Rishi Sunak: The ‘whatever it takes’ chancellor

Rishi Sunak serving meals to customers Image caption Rishi Sunak rolled up his sleeves to encourage the British public to eat out again

He’s been dubbed “Dishy Rishi”, “Britain’s economic Jedi” and “Santa Claus in hazmat” in recent months, but most often he is referred to as a “possible future prime minister”.

Rishi Sunak’s star has been rising steadily since he became chancellor in February. Within weeks he found himself tackling the greatest challenge to face any chancellor since the Second World War: steering the UK economy through the pandemic and the lockdown.

For quite a few people, this teetotal millennial – he had his 40th birthday during lockdown – has appeared to be a reassuringly steady hand at the tiller.

And while he lacks the rhetorical flamboyance of the current prime minister (and prefers a neat coiffure), he’s shown himself ready to push “brand Rishi”.

He has used social media to show himself in a grey sports hoodie at his computer, riding the escalators at John Lewis, and this week helping out at a Japanese restaurant, where he served food – although he attracted a wave of criticism online for standing too close to customers and not wearing a mask.

Skip Twitter post by @RobDotHutton

Britain's new Rishi Sunak Party is a really interesting arrival on the political scene. pic.twitter.com/6w12dKTQr2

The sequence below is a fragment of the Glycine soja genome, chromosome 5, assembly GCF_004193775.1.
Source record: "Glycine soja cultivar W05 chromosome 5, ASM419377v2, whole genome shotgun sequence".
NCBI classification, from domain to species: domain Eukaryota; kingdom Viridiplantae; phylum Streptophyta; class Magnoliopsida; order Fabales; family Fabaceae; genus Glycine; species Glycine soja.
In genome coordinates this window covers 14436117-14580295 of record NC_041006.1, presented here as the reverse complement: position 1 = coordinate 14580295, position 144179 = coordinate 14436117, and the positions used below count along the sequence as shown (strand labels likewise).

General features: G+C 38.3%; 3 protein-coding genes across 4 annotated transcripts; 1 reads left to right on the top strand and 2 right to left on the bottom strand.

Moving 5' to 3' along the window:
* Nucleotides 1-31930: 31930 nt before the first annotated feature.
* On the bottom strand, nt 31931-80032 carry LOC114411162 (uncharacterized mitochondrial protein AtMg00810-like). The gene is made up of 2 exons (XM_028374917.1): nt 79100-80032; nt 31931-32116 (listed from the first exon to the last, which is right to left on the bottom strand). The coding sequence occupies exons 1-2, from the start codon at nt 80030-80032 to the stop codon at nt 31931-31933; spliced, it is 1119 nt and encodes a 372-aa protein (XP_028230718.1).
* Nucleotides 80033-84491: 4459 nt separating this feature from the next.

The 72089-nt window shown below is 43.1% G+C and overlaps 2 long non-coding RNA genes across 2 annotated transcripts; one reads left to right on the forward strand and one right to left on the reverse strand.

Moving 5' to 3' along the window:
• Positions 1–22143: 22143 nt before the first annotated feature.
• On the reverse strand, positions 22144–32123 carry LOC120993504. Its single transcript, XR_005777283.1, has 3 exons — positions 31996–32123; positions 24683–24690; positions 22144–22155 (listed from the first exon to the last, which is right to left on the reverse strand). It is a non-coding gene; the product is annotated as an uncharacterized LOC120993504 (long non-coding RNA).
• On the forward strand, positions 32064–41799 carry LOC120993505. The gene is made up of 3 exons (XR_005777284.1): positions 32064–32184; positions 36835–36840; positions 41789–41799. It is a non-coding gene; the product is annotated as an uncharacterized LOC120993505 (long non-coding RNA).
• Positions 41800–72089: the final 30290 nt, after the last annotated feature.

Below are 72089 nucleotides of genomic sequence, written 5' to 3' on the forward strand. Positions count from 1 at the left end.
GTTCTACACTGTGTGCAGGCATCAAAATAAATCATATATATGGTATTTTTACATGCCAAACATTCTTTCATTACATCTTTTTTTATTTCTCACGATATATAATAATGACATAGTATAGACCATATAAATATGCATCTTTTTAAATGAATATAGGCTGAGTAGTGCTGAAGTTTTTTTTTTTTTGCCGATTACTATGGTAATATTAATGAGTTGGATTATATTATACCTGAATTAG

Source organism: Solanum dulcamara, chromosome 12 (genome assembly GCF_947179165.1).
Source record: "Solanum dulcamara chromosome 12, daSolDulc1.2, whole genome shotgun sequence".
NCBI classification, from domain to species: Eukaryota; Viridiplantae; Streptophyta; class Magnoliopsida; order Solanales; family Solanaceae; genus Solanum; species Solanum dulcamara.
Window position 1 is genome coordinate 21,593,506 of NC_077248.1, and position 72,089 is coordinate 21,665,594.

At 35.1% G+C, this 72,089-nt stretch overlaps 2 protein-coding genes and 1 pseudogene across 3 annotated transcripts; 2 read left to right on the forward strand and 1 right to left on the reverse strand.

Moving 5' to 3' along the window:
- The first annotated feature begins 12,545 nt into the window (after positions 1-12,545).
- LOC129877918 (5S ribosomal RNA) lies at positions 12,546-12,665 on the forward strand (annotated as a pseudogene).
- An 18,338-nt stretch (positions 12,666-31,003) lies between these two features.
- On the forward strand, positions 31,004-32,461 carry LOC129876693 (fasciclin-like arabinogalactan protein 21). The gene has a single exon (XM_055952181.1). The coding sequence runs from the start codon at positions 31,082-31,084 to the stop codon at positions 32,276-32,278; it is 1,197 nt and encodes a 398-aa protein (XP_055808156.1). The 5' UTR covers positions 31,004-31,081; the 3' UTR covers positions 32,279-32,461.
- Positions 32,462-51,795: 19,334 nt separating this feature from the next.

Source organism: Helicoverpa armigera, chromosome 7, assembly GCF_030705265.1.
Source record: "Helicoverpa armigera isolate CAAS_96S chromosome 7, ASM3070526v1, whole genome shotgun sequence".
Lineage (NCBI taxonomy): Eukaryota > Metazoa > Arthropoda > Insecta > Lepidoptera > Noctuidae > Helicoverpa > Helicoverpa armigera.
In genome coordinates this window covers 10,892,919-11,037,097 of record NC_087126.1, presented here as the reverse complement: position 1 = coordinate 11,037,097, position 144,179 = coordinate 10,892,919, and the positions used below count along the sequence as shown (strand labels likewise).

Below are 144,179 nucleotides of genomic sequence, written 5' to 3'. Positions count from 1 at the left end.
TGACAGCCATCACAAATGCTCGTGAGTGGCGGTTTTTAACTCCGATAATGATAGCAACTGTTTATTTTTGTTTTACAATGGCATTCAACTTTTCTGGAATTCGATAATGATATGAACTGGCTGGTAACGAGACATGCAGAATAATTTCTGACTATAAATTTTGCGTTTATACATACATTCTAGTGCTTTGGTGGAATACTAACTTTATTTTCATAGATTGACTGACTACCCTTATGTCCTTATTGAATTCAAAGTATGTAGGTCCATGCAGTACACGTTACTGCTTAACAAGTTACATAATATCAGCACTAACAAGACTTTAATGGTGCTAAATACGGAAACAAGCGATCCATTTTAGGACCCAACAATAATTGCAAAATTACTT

— Robert Hutton (@RobDotHutton) July 8, 2020


End of Twitter post by @RobDotHutton

This week he pledged another £30bn for an emergency spending programme that now totals £190bn.

And while it is always easier to gain approval while you’re handing out money, he’s earned praise for his jargon-free plain-speaking and for being prepared to, in his words, “do whatever it takes” to get the economy through the crisis.

But there has been criticism too, from those who say these latest moves have been too cautious.

Some say that his policies are blunt weapons that compensate some who don’t need support and fail to help many others who do, and that the UK is storing up debt which will cast a shadow over the economy for years.

His mettle will be tested further over these issues in the months to come.

So what do we know about Rishi Sunak?

Rishi’s rise

Mr Sunak’s parents came to the UK from east Africa and are both of Indian origin.

He was born in Southampton, where his father was a GP, and he says he admired his father’s dedication to serving the community. Helping his mother in her independent pharmacy gave him his first lessons in business.

He attended the exclusive private school Winchester College,

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